When to harvest my Peppers??

luisito8m(9)January 16, 2012

I am new to gardening.

I have 2 pepper plants, a Serrano and a Long Thin Cayanne..

Correct me if I am wrong, the Serrano should be eaten when green, the Cayanne when red..

Ironically, I left a Serrano Pepper too long and it turned red, when I tasted it, it was horrible, too old. And my Cayanne hasn't turn red, its very light green..

I've taken a couple of peppers "thinking" that they were ready and when I would cut them I noticed the seeds were still forming and tender, and the taste was not close to the one of a pepper..

I have not idea when to harvest my peppers.. any ideas? :(

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esox07

Normally Cayennes are picked after turning red but I have seen several posts saying they can be picked any time prior and usually will just be a bit less hot. I have never grown Serranos but I know they are usually green when offered in the stores. I thought that was more of a color preference thing than a taste thing. Sometimes peppers are picked for the color to determine the color of the sauce or whatever is made out of them.
I am no expert by any means but I would say you pick them when you want to. If the Serranos seem to taste "horrible" when fully ripe, then pick them before they change but if time isn't an issue, I would let the Cayenne's get red first. It seems that most peppers grow to full size and just sit there and stay green for weeks before, all of a sudden, one day you come out and look at them and you notice one or two has some orange or red on them. Then within a few more days they all start turning and soon you are pulling them off the plant a dozen at a time.
Bruce

    Bookmark   January 16, 2012 at 10:39AM
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luisito8m(9)

Thanks for the advice Bruce,

I want to make dried crushed pepper from my Cayanne, and mexican green salsa from the Serrano.

But I still don't know when to harvest them, I mean, I don't even know when a pepper is "fully ripen", I am too new at this. What should be the optimal length? What's considered a full size pepper? Etc.

    Bookmark   January 16, 2012 at 10:51AM
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Jsschrstrcks(9)

My mother grew seranos this year, and I harvested a number of them for her... We had some that were green, some that were red, both were fantastic. Though the red ones were a bit tougher, and substantially hotter.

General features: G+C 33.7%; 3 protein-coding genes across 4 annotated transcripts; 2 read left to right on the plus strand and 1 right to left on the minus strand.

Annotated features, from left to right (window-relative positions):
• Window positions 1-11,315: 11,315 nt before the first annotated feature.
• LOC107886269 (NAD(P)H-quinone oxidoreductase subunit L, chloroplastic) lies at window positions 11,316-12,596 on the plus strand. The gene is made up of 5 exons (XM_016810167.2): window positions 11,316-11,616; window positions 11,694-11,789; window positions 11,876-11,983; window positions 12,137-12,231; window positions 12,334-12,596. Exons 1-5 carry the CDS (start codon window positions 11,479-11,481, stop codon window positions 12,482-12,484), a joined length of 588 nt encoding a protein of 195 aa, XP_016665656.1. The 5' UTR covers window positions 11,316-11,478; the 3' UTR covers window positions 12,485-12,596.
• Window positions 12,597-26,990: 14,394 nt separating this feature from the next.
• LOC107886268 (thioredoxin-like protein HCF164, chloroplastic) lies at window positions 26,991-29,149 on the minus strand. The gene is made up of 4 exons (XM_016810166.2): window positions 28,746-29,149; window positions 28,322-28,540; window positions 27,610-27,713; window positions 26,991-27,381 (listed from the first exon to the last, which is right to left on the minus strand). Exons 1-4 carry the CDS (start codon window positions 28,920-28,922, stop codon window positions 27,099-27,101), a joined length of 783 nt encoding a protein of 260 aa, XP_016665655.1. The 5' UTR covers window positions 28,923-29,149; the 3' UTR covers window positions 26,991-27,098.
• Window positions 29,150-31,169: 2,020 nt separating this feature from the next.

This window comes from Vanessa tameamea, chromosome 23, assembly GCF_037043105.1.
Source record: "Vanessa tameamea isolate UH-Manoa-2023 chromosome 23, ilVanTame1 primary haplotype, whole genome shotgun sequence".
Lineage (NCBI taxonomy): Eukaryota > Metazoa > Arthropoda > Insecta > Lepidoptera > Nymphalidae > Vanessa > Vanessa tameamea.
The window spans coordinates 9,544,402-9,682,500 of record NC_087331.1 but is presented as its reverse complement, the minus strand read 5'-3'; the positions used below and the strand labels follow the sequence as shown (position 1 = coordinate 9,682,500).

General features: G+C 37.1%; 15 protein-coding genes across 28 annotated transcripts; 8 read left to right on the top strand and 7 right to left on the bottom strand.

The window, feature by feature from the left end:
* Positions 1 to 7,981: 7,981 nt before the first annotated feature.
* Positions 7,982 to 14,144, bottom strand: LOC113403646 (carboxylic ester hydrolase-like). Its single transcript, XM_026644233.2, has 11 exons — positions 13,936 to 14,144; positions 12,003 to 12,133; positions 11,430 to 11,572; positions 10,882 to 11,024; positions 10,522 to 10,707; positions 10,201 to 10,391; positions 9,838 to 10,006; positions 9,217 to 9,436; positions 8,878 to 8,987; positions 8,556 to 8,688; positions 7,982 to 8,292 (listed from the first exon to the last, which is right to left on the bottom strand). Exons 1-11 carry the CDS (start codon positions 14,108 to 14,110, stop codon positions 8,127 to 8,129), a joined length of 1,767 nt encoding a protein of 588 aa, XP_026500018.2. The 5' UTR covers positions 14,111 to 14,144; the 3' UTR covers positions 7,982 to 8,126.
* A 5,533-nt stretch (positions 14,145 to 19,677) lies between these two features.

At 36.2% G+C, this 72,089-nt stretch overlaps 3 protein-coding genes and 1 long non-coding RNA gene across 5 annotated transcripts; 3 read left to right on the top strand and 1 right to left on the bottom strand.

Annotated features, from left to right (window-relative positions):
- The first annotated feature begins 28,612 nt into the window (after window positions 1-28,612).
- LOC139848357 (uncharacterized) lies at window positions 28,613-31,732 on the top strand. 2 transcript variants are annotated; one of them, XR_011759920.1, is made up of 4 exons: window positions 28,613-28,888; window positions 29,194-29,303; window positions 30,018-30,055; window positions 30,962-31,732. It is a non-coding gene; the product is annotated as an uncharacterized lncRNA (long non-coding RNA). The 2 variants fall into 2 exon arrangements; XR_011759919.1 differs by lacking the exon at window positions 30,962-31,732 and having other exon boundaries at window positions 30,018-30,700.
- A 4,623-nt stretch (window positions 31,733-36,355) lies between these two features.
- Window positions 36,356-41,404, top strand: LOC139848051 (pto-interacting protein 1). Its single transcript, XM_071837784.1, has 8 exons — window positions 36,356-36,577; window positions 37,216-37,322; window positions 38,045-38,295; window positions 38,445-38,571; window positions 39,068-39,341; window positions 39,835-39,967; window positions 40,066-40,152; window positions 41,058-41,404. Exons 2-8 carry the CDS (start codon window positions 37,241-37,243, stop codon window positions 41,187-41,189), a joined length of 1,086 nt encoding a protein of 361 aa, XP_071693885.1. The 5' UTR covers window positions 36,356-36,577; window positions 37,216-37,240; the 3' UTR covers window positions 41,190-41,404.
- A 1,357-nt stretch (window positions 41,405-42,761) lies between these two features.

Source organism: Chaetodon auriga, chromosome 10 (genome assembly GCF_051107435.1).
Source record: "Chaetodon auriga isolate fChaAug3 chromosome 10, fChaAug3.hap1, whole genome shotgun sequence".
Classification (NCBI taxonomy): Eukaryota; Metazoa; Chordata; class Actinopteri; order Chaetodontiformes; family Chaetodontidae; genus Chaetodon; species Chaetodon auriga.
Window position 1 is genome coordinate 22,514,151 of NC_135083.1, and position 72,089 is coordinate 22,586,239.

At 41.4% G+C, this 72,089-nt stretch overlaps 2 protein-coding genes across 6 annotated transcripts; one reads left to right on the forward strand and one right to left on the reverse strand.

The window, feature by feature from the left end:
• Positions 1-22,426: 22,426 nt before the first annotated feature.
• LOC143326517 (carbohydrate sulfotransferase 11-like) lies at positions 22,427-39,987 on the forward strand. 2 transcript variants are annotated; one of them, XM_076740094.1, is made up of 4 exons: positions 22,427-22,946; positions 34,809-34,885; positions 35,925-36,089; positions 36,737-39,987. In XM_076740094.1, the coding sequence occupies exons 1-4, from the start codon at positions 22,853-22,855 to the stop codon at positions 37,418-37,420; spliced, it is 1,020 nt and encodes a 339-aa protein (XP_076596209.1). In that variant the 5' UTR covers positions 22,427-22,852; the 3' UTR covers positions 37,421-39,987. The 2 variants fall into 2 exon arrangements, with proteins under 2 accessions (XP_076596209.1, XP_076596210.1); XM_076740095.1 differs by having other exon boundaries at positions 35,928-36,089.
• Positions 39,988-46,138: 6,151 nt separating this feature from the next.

A quick story - we were camping this year over new years, my sister and her family, my self, and my parents. One morning with breakfast the pepper container was out on the table, and my sister opened it up and saw a slive of a red serano on the top. She saw it and thought it was a slice of tomato (which we've never put in the pepper container but I digress)and popped it into her mouth. She exploded out of her seat and ran to the water cooler running the cold water over her burning tongue for several minutes.

We got quite a laugh out of the whole thing.

Any way the thing I think to look for in seranos and jalapenos, is when they are ripe, their skin develops what looks similar to a run in panty hose.

Here is a link that might be useful: Ripe Red Jalapenos

    Bookmark   January 16, 2012 at 11:40PM
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romy6(9)

Everyone is right on. You can usually feel when they are ready as well( they soften up a bit). Size has little bearing. Serrano peppers will cork(stress lines or stretch marks). That is the perfect time to pick a serrano. I think when a serrano turns red it is much sweeter and milder. I prefer them green. But if you leave it on way too long they can taste bitter. As for cayenne I prefer them dark red. As soon as the pod is completely colored pick them. They began to get soften faster on the plant than serrano's.

Jamie

    Bookmark   January 17, 2012 at 8:29AM
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noinwi

Once you pick your red cayennes, if you don't have a dehydrator, just string them up to dry until crispy(you may have to be patient). I've also placed them in a basket on the counter before and stirred them up once in a while until crispy dry before grinding them in my coffee grinder.

    Bookmark   January 17, 2012 at 2:56PM
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Jsschrstrcks(9)

*Note:

If you plan to use the coffee grinder for grinding coffee again in the future, wash WELL in between uses.

    Bookmark   January 17, 2012 at 6:58PM
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wayright

When I pick green peppers to use, I judge by the shade of green, most usually darken up a bit when they are almost mature.
Immature peppers can taste awful.

Kevin

    Bookmark   January 17, 2012 at 8:32PM
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